The 21st Century Cures Act requires the Government Accountability Office to take steps to reduce matching errors and HHS and the Office of the National Coordinator for Health Information Technology to support the nationwide exchange of health information.
EHRs can promote efficiency, but in the absence of standardization doctors are confronted with the question of whether they are worth the pain. Administration burden associated with EHRs are a leading cause of physician burnout and dissatisfaction, and problems with system implementation and operability can manifest in problems with patient care.
And for EHR systems to be effective, they need to be able to communicate effectively both intra and intersystem — a goal that depends on several factors such as desire of said institutions to share data and correctly link record to patient, according to Pew.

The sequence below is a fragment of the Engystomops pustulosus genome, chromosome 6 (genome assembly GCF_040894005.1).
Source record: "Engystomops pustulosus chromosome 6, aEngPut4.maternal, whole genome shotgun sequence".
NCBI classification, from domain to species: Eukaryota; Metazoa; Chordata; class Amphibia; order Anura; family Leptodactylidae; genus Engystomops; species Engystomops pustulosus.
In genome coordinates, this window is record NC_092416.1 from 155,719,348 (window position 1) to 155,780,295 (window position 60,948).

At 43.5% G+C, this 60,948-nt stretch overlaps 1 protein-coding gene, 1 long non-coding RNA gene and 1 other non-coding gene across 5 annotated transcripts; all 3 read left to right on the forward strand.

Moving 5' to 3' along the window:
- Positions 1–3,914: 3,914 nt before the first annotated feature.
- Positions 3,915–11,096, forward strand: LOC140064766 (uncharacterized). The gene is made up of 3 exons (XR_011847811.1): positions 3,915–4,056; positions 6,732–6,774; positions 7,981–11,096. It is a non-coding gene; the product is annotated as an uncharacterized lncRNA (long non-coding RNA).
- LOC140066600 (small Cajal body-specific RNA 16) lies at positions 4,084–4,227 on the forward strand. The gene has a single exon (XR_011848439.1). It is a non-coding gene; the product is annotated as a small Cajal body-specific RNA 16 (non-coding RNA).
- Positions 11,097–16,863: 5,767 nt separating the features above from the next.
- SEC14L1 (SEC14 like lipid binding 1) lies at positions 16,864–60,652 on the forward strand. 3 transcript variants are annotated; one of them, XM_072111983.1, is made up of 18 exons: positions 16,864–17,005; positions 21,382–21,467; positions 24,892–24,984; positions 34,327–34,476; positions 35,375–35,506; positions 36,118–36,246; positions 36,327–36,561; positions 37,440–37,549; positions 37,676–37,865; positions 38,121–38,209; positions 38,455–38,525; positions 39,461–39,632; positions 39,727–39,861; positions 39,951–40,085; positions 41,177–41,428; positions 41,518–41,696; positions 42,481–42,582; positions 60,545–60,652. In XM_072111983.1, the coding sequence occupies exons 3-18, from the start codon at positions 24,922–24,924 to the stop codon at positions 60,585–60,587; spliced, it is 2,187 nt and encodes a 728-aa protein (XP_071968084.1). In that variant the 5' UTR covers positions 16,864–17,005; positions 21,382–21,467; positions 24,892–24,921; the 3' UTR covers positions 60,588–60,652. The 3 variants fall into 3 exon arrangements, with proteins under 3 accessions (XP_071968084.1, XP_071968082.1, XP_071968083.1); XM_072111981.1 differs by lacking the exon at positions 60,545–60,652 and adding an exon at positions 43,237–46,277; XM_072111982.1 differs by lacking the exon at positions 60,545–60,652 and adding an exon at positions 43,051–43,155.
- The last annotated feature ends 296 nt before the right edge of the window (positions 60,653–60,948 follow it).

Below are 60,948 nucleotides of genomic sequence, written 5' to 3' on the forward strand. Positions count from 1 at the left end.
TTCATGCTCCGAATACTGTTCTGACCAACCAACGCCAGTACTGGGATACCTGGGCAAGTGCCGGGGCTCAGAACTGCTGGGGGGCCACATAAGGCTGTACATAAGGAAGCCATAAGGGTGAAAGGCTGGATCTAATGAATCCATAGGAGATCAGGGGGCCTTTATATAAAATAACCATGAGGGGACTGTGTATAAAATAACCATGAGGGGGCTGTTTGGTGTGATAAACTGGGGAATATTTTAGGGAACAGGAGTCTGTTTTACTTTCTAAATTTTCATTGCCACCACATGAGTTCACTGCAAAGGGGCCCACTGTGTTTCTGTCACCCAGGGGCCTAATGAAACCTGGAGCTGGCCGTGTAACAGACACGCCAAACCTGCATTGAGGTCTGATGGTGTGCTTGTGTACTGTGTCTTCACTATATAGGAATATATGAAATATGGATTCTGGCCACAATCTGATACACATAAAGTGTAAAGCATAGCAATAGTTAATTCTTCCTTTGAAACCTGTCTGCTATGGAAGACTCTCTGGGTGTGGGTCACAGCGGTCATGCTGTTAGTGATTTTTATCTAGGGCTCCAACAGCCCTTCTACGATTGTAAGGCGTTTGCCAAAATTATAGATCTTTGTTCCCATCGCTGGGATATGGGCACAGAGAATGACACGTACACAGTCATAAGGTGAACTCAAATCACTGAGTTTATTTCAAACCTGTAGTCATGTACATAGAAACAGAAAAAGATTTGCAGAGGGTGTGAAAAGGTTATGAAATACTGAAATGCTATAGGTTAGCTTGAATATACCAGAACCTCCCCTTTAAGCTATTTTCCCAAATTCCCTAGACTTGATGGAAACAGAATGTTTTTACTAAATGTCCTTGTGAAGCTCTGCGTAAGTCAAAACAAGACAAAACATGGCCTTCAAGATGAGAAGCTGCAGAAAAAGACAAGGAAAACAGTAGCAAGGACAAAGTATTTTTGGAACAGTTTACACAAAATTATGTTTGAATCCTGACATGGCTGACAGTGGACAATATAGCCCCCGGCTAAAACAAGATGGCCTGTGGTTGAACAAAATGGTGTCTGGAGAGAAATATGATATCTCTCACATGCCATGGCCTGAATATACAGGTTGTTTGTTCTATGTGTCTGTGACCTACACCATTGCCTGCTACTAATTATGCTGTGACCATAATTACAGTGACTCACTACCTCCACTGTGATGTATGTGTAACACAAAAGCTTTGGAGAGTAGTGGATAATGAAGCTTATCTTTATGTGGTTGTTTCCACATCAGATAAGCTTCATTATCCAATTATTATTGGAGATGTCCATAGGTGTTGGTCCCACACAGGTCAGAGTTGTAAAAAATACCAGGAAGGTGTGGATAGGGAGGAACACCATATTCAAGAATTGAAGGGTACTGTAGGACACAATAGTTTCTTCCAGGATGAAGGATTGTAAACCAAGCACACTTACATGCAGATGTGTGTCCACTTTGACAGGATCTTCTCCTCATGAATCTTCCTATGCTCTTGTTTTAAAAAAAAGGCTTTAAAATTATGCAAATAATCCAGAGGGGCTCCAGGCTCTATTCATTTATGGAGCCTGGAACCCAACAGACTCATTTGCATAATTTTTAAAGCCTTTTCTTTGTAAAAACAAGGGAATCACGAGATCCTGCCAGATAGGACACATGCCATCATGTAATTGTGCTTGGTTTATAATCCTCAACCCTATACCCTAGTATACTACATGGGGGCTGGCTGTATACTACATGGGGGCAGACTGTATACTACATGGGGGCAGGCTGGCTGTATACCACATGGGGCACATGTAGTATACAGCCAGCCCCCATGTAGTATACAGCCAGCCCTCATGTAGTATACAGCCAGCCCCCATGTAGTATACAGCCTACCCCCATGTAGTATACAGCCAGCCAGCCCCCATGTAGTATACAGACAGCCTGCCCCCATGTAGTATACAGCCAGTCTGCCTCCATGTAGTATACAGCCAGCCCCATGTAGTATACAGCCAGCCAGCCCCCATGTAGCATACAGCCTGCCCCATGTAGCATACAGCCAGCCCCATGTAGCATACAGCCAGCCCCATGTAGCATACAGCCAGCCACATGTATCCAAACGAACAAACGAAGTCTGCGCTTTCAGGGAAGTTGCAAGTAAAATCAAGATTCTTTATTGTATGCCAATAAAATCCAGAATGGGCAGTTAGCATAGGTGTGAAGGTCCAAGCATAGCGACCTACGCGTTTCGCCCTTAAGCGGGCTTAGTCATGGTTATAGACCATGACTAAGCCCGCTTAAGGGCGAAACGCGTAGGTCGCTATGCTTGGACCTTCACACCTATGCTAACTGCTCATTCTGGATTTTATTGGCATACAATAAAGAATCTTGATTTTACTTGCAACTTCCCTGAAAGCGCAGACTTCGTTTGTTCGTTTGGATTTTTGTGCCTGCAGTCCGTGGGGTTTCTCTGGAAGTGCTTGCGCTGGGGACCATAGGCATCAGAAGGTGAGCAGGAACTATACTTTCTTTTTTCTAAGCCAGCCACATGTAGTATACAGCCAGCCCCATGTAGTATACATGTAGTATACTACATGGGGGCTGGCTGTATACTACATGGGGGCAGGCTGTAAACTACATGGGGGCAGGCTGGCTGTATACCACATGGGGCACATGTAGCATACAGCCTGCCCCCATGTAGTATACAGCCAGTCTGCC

The report attempts to identify solutions to the latter dilemma, as patient-matching rates vary widely across the United States. Such inconsistencies can lead to safety problems and needless costs in repeat tests and delays in care.
Currently, matching is typically done through the use of algorithms, unique identifiers, manual review or a combination of those methods. Among the factors contributing to inadequate match rates are standardization variance, typos, unentered information, information changes and identity fraud.
Pew examined four main approaches for improvement. The first is in the realm of unique identifiers that identify a person and link to his or her records, such as biometrics. Biometrics (body measurements specific to a person, such as fingerprint or eye scan) are en vogue in European airports, for example, as a way to quickly and easily confirm someone’s identity. However, such measurements can be stolen and, once compromised, can’t be changed, for obvious reasons.